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The Law Office Of H. Alex Fuller, PLLC

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Free, Confidential Consultation

First-time DWI defendants may now have an option to defer charges

Texas motorists faced with a driving while intoxicated offense for the first time may now have a chance of having their charge deferred. As reported by KCBD News, a new DWI law that went into effect on September 1 enables a judge to grant a deferred adjudication. This serves as a possible option for certain first-time defendants who accept responsibility for their actions and hope to see their charges deferred.

In exchange for entering a guilty plea, an individual may have a chance to obtain a conditional deferral of the charge after completing a sentence of probation or community service. Although the charge may not show on the driver’s record, a second offense can refer back to the first-time deferred charge as a prior offense and result in an enhanced second conviction.

A second and enhanced DWI conviction may then prevent an individual from following career paths such as nursing, teaching or law enforcement. A second offense also carries harsher penalties that may include incarceration, license suspension and a $4,000 fine.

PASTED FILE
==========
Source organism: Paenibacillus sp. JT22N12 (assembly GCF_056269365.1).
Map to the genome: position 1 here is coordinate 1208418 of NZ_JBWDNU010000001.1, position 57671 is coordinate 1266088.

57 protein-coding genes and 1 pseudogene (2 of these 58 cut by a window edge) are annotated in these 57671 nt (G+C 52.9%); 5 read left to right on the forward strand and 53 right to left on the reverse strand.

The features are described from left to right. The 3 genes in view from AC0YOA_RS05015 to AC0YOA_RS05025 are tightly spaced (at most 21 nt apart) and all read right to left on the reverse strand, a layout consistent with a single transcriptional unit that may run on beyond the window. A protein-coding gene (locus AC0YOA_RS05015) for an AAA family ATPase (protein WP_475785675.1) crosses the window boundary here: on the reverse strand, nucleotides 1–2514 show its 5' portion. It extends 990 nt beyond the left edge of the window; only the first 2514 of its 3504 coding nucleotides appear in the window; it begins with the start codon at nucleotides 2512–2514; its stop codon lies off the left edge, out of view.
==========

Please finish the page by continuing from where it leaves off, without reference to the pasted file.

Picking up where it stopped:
Deferred charge requirements

When an individual successfully completes all court-specified terms and conditions of probation, a judge may defer the first-time DWI charge. Judges will, however, maintain the right to convict when they believe the offender deserves it.

As noted by KETK East Texas Matters, the new law requires a driver to use an ignition interlock when offered a chance at a deferred DWI charge. The system forces the individual to blow into a breathalyzer before he or she can start the car. The vehicle will not start if the system detects a blood alcohol content of 0.03 or more.

Fighting a first-time DWI offense

Without a charge deferral, first-time DWI convictions may otherwise result in substantial and unfortunate lifestyle changes. The new DWI law takes into consideration the fact that it is not uncommon for someone to make a one-time mistake. Accepting responsibility for a first-time DWI offense in which no harm or damage occurred, however, may now bring the hope of a second chance and a clear record.


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